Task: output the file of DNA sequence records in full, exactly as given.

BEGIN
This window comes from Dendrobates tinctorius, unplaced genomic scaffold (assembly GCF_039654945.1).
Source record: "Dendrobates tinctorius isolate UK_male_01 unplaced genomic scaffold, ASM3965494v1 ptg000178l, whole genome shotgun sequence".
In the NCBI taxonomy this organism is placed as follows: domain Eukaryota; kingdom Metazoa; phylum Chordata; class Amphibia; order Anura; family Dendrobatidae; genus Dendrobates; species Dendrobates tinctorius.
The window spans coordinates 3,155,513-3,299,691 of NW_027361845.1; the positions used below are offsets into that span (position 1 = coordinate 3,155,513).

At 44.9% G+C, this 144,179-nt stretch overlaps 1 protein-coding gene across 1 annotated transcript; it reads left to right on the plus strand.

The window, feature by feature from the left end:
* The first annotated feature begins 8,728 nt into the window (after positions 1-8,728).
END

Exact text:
This window comes from Dendrobates tinctorius, unplaced genomic scaffold (assembly GCF_039654945.1).
Source record: "Dendrobates tinctorius isolate UK_male_01 unplaced genomic scaffold, ASM3965494v1 ptg000178l, whole genome shotgun sequence".
In the NCBI taxonomy this organism is placed as follows: domain Eukaryota; kingdom Metazoa; phylum Chordata; class Amphibia; order Anura; family Dendrobatidae; genus Dendrobates; species Dendrobates tinctorius.
The window spans coordinates 3,155,513-3,299,691 of NW_027361845.1; the positions used below are offsets into that span (position 1 = coordinate 3,155,513).

At 44.9% G+C, this 144,179-nt stretch overlaps 1 protein-coding gene across 1 annotated transcript; it reads left to right on the plus strand.

The window, feature by feature from the left end:
* The first annotated feature begins 8,728 nt into the window (after positions 1-8,728).